Language Selection

English French German Italian Portuguese Spanish

OOo

Why Oracle Wants LibreOffice to Succeed

Filed under
LibO
OOo

itworld.com: This accomplishes two things: those who leave can be replaced by more Oracle-friendly developers. Those who stay will have re-committed themselves to the success of OpenOffice.org, just by staying. Ah, but there's another benefit here left unsaid:

OpenOffice.org 3.3.0 Almost Here - Is It the Last?

Filed under
OOo
  • OpenOffice.org 3.3.0 Almost Here - Is It the Last?
  • The Oracle Fiasco's Impact
  • Introducing: the Simple Java API for ODF

Mass resignations from OpenOffice.org

Filed under
OOo
  • Mass resignations from OpenOffice.org
  • New: OOo-DEV 3.x Developer Snapshot
  • OpenOffice.org 3.3.0 Release Candidate 3 available

On Open Source and Academic Productivity...

Filed under
Microsoft
OSS
OOo

linuxmigrante.blogspot: Yesterday, I finished the analysis of a survey I passed for one of my courses. I used tables, pie graphs, bar graphs, and many of those features people love to see when data analysis is presented. Oh...I also used Open Office to build the whole thing.

Oracle OpenOffice.org vs. TDF LibreOffice

Filed under
LibO
OOo
  • Oracle OpenOffice.org vs. TDF LibreOffice
  • Java Is Under Siege. Will Oracle Let It Burn?
  • OpenOffice.org and the Unnecessary Ultimatum

5 Myths About OpenOffice.org / LibreOffice

Filed under
LibO
OOo
  • 5 Myths About OpenOffice.org / LibreOffice
  • OpenOffice Council Shows LibreOffice Fans the Door
  • OpenOffice.org is dead to me
  • LibreOffice Contributions stats

SVG OOo, LO Nov

Filed under
Interviews
OOo
  • First Stable Release Of Libre Office In Late November
  • Finally! SVG Coming to OpenOffice.org

Charles H. Schulz Leaving OOo Project

Filed under
LibO
OOo

standardsandfreedom.net: Today is a special day. I feel both sad and relieved, happy and somewhat disgusted. I have officially resigned from my all my duties, roles and positions inside the OpenOffice.org project.

Oracle, OpenOffice.org, LibreOffice

Filed under
LibO
OOo

blogs.gnome.org: First, when reading the minutes, it’s worth noting that this was not a voted decision. At 21:50, Louis Suarez-Potts proposed “that the TDF members of the CC consider the points those of us who have not joined TDF have made about conflict of interest and confusion [and] resign their offices, so as to remove the apparent conflict of interest their current representational roles produce”.

OpenOffice Compatibility

Filed under
OOo

computerworld.com: Ninthchamber asked the Office & Business Software forum why OpenOffice files don't always open in Microsoft Office.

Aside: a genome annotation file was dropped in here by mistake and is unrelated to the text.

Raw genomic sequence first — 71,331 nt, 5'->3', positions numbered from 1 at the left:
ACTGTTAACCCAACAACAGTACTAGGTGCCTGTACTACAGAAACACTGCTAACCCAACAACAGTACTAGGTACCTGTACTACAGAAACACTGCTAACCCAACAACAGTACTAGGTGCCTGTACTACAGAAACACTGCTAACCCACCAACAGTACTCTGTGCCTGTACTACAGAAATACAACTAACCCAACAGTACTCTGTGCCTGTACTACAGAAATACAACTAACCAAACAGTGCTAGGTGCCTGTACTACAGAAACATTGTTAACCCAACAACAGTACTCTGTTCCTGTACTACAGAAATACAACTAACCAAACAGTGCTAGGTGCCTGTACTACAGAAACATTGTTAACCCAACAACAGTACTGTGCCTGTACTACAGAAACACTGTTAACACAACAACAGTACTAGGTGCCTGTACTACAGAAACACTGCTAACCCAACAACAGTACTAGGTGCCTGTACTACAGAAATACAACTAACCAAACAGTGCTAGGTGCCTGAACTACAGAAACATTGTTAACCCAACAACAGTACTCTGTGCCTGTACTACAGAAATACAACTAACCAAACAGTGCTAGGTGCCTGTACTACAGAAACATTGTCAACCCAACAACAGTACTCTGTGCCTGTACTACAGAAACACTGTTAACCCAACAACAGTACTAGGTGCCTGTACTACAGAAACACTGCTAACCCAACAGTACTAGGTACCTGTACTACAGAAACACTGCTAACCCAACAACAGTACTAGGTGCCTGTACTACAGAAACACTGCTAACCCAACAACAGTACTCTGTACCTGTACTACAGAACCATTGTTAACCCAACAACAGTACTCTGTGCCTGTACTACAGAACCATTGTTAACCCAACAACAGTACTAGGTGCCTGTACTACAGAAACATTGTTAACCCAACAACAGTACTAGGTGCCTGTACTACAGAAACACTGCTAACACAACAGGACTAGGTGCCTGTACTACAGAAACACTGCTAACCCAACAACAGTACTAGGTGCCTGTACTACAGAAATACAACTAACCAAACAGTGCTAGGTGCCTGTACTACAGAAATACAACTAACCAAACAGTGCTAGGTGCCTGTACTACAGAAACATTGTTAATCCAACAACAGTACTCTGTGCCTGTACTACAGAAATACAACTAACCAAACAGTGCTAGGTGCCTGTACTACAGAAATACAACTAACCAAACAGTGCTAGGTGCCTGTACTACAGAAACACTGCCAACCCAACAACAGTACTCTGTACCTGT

Syndicate content

More in Tux Machines

today's howtos

A tour of Google's 2016 open source releases

Open source software enables Google to build things quickly and efficiently without reinventing the wheel, allowing us to focus on solving new problems. We stand on the shoulders of giants, and we know it. This is why we support open source and make it easy for Googlers to release the projects they're working on internally as open source. We've released more than 20-million lines of open source code to date, including projects such as Android, Angular, Chromium, Kubernetes, and TensorFlow. Our releases also include many projects you may not be familiar with, such as Cartographer, Omnitone, and Yeoman. Read more

Viewing Linux Logs from the Command Line

At some point in your career as a Linux administrator, you are going to have to view log files. After all, they are there for one very important reason...to help you troubleshoot an issue. In fact, every seasoned administrator will immediately tell you that the first thing to be done, when a problem arises, is to view the logs. And there are plenty of logs to be found: logs for the system, logs for the kernel, for package managers, for Xorg, for the boot process, for Apache, for MySQL… For nearly anything you can think of, there is a log file. Read more

At Long Last, Linux Gets Dynamic Tracing

When the Linux kernel version 4.9 will be released next week, it will come with the last pieces needed to offer to some long-awaited dynamic thread-tracing capabilities. As the keepers of monitoring and debugging software start using these new kernel calls, some of which have been added to the Linux kernel over the last two years, they will be able to offer much more nuanced, and easier to deploy, system performance tools, noted Brendan Gregg, a Netflix performance systems engineer and author of DTrace Tools, in a presentation at the USENIX LISA 2016 conference, taking place this week in Boston. Read more